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Press Release

San Francisco-Based Restauranteur Agrees To Cooperate With Government Investigation and Agrees To Plead Guilty To Honest Services Wire Fraud Charges

For Immediate Release
U.S. Attorney's Office, Northern District of California

SAN FRANCISCO – San Francisco restauranteur Nick James Bovis has agreed to cooperate with a federal investigation and to plead guilty to honest services wire fraud and wire fraud charges alleged in a newly-filed criminal information, announced United States Attorney David L. Anderson and Federal Bureau of Investigation Special Agent in Charge John F. Bennett of the San Francisco Division.  The parties have requested that a hearing be scheduled on Thursday, May 21, 2020, before the Hon. William H. Orrick, United States District Judge, to allow the defendant to plead guilty to the charges by videoconference.

Originally, Bovis, 56, of San Mateo, was charged in a criminal complaint filed January 15, 2020.  The original complaint alleged that Bovis and San Francisco Director of Public Works Mohammed Colin Nuru, 57, of San Francisco, attempted to bribe an unnamed San Francisco Airport Commissioner.  Specifically, the complaint charged that beginning in January of 2018, and until April of 2018, Nuru and Bovis attempted to use cash and free travel to bribe the airport commissioner.  Nuru and Bovis allegedly were involved in a scheme to offer bribes in exchange for assistance from the commissioner to win a bid for the right to run a restaurant in the San Francisco International Airport. 

The new information filed by the government today charges Bovis with two separate crimes: honest services wire fraud and wire fraud.  Bovis has signed a plea agreement indicating that he wishes to plead guilty to both crimes.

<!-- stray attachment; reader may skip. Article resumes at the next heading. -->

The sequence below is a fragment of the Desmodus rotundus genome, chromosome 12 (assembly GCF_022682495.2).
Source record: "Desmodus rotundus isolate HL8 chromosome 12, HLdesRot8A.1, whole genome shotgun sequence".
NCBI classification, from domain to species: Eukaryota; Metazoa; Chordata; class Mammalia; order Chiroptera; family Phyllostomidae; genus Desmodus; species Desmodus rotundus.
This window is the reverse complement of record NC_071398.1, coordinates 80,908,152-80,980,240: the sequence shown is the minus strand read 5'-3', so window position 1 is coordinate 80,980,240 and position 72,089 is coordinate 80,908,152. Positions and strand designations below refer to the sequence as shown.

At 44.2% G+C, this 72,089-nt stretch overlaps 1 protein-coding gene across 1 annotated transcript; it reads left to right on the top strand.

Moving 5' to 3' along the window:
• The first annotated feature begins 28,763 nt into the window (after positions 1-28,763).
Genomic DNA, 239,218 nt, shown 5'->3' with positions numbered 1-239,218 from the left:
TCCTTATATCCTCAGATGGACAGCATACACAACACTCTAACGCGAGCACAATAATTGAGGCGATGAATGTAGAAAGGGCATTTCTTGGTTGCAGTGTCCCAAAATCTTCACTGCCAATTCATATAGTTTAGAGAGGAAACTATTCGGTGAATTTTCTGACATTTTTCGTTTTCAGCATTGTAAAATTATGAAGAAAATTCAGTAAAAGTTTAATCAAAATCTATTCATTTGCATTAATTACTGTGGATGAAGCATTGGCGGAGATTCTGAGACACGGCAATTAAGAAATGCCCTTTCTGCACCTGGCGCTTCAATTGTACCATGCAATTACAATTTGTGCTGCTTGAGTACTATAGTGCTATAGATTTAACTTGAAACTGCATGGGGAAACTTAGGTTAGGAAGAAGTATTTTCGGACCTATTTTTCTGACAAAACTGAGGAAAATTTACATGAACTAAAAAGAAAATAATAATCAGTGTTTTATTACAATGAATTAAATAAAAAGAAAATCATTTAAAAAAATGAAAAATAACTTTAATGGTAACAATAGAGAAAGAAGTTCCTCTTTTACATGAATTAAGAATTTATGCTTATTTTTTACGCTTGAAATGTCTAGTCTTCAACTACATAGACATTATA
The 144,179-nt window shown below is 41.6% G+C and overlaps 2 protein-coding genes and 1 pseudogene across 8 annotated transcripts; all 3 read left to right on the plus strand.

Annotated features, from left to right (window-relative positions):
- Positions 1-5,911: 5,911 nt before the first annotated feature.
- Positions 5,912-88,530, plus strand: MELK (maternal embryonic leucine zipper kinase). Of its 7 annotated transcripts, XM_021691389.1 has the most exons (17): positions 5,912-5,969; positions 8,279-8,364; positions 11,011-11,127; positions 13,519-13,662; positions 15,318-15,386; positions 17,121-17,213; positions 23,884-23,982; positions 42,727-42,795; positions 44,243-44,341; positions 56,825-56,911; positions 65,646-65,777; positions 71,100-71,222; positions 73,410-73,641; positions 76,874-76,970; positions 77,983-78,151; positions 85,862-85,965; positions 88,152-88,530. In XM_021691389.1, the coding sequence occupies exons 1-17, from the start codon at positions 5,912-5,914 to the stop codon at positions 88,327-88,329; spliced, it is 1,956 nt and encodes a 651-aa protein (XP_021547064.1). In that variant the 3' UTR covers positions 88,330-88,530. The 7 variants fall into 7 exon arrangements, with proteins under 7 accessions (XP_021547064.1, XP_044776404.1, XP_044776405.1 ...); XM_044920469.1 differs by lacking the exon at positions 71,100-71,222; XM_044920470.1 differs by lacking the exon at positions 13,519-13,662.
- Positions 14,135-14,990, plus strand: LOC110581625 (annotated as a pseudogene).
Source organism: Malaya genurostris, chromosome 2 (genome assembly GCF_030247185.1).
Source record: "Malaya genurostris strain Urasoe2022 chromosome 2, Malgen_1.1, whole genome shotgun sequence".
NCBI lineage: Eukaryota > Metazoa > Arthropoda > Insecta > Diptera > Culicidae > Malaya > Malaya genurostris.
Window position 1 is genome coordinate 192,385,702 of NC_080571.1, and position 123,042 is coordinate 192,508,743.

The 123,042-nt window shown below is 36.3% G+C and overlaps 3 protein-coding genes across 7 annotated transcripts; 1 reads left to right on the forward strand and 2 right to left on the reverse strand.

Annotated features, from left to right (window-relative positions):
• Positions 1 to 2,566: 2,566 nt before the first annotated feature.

The terms of the plea agreement would require Bovis to cooperate with an ongoing investigation and to surrender assets acquired as a result of his illegal conduct.  

The conduct underlying the crimes to which Bovis has admitted were submitted to the court in a separate “Exhibit A” that was filed under seal and thus is not available to the public.  Although the factual basis of the plea agreement is not public, the information filed today provides details about the crimes to which Bovis has pleaded guilty.  For example, the alleged honest services wire fraud began years prior to the fraud alleged in the original complaint.  Specifically, the information alleges that Bovis began participating in the honest services wire fraud scheme “at an unknown date, but at least as early as in or about 2015, and continuing through on or about January 28, 2020.”  Further, the information alleges Bovis “participated in . . . a scheme to defraud the public of its right to the honest services of public officials, through bribery and kickbacks . . .” and that Bovis transmitted a wire communication on March 22, 2018, in connection with the scheme.

With respect to the wire fraud count, the information alleges that Bovis participated in the scheme beginning April of 2018 and that the he used wire communications in furtherance of the scheme.

Bovis faces a maximum statutory penalty of 20 years in prison and a $250,000 fine for each count to which he has agreed to plead guilty.  In addition, the court may order additional terms of supervised release and restitution.  However, any sentence following conviction would be imposed by the court only after consideration of the U.S. Sentencing Guidelines and the federal statute governing the imposition of a sentence, 18 U.S.C. § 3553.

The prosecution is being handled by the Office of the U.S. Attorney, Northern District of California’s new Corporate Fraud Strike Force and is the result of an investigation by the FBI.          

Updated May 13, 2020

Financial Fraud